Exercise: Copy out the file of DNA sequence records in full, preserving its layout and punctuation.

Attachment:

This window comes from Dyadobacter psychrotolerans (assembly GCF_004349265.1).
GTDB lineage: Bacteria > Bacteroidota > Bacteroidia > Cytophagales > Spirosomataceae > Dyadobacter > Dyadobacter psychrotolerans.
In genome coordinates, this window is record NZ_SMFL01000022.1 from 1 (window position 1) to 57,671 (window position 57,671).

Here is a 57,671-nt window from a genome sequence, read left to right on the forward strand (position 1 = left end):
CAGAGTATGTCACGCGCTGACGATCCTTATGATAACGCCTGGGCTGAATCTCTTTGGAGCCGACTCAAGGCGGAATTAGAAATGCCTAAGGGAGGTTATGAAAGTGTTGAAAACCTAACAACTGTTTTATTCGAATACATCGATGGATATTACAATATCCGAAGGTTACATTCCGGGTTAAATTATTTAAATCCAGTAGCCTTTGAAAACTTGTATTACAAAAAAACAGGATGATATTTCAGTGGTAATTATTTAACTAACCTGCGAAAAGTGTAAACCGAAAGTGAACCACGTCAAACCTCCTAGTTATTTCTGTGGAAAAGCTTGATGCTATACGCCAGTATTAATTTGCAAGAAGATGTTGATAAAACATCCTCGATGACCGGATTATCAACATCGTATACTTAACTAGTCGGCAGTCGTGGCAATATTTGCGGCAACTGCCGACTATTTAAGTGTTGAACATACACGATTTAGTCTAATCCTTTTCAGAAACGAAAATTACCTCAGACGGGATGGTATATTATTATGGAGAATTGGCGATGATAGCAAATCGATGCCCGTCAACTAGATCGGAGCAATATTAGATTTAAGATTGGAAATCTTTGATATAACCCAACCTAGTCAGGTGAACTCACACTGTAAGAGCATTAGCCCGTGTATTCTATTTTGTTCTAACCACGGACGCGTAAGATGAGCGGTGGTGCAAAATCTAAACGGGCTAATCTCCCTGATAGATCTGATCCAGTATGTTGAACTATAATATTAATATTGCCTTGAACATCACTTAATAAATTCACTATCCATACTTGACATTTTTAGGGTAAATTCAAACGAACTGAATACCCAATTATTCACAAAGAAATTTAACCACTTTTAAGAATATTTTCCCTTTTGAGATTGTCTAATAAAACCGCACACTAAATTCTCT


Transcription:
This window comes from Dyadobacter psychrotolerans (assembly GCF_004349265.1).
GTDB lineage: Bacteria > Bacteroidota > Bacteroidia > Cytophagales > Spirosomataceae > Dyadobacter > Dyadobacter psychrotolerans.
In genome coordinates, this window is record NZ_SMFL01000022.1 from 1 (window position 1) to 57,671 (window position 57,671).

Here is a 57,671-nt window from a genome sequence, read left to right on the forward strand (position 1 = left end):
CAGAGTATGTCACGCGCTGACGATCCTTATGATAACGCCTGGGCTGAATCTCTTTGGAGCCGACTCAAGGCGGAATTAGAAATGCCTAAGGGAGGTTATGAAAGTGTTGAAAACCTAACAACTGTTTTATTCGAATACATCGATGGATATTACAATATCCGAAGGTTACATTCCGGGTTAAATTATTTAAATCCAGTAGCCTTTGAAAACTTGTATTACAAAAAAACAGGATGATATTTCAGTGGTAATTATTTAACTAACCTGCGAAAAGTGTAAACCGAAAGTGAACCACGTCAAACCTCCTAGTTATTTCTGTGGAAAAGCTTGATGCTATACGCCAGTATTAATTTGCAAGAAGATGTTGATAAAACATCCTCGATGACCGGATTATCAACATCGTATACTTAACTAGTCGGCAGTCGTGGCAATATTTGCGGCAACTGCCGACTATTTAAGTGTTGAACATACACGATTTAGTCTAATCCTTTTCAGAAACGAAAATTACCTCAGACGGGATGGTATATTATTATGGAGAATTGGCGATGATAGCAAATCGATGCCCGTCAACTAGATCGGAGCAATATTAGATTTAAGATTGGAAATCTTTGATATAACCCAACCTAGTCAGGTGAACTCACACTGTAAGAGCATTAGCCCGTGTATTCTATTTTGTTCTAACCACGGACGCGTAAGATGAGCGGTGGTGCAAAATCTAAACGGGCTAATCTCCCTGATAGATCTGATCCAGTATGTTGAACTATAATATTAATATTGCCTTGAACATCACTTAATAAATTCACTATCCATACTTGACATTTTTAGGGTAAATTCAAACGAACTGAATACCCAATTATTCACAAAGAAATTTAACCACTTTTAAGAATATTTTCCCTTTTGAGATTGTCTAATAAAACCGCACACTAAATTCTCT